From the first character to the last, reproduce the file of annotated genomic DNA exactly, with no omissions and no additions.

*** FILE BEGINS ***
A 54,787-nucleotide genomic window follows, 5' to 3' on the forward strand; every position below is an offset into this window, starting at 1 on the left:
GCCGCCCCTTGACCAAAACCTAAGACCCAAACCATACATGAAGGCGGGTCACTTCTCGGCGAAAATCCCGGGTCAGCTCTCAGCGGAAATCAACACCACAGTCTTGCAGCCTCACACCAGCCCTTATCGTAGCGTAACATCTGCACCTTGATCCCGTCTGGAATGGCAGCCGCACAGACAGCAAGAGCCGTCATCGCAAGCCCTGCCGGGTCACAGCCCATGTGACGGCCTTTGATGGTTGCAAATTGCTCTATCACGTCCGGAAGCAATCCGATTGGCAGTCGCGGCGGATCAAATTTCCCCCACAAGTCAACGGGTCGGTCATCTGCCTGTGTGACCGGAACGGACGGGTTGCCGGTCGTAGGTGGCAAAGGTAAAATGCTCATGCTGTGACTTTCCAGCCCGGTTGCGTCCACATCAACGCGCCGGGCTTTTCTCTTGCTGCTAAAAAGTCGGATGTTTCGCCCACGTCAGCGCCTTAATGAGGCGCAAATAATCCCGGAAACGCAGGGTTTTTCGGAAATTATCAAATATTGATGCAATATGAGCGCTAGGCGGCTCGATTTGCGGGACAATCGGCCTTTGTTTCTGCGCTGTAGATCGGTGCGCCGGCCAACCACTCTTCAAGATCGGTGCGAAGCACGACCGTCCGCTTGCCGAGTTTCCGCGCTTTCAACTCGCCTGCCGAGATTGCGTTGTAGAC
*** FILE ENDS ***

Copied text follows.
A 54,787-nucleotide genomic window follows, 5' to 3' on the forward strand; every position below is an offset into this window, starting at 1 on the left:
GCCGCCCCTTGACCAAAACCTAAGACCCAAACCATACATGAAGGCGGGTCACTTCTCGGCGAAAATCCCGGGTCAGCTCTCAGCGGAAATCAACACCACAGTCTTGCAGCCTCACACCAGCCCTTATCGTAGCGTAACATCTGCACCTTGATCCCGTCTGGAATGGCAGCCGCACAGACAGCAAGAGCCGTCATCGCAAGCCCTGCCGGGTCACAGCCCATGTGACGGCCTTTGATGGTTGCAAATTGCTCTATCACGTCCGGAAGCAATCCGATTGGCAGTCGCGGCGGATCAAATTTCCCCCACAAGTCAACGGGTCGGTCATCTGCCTGTGTGACCGGAACGGACGGGTTGCCGGTCGTAGGTGGCAAAGGTAAAATGCTCATGCTGTGACTTTCCAGCCCGGTTGCGTCCACATCAACGCGCCGGGCTTTTCTCTTGCTGCTAAAAAGTCGGATGTTTCGCCCACGTCAGCGCCTTAATGAGGCGCAAATAATCCCGGAAACGCAGGGTTTTTCGGAAATTATCAAATATTGATGCAATATGAGCGCTAGGCGGCTCGATTTGCGGGACAATCGGCCTTTGTTTCTGCGCTGTAGATCGGTGCGCCGGCCAACCACTCTTCAAGATCGGTGCGAAGCACGACCGTCCGCTTGCCGAGTTTCCGCGCTTTCAACTCGCCTGCCGAGATTGCGTTGTAGAC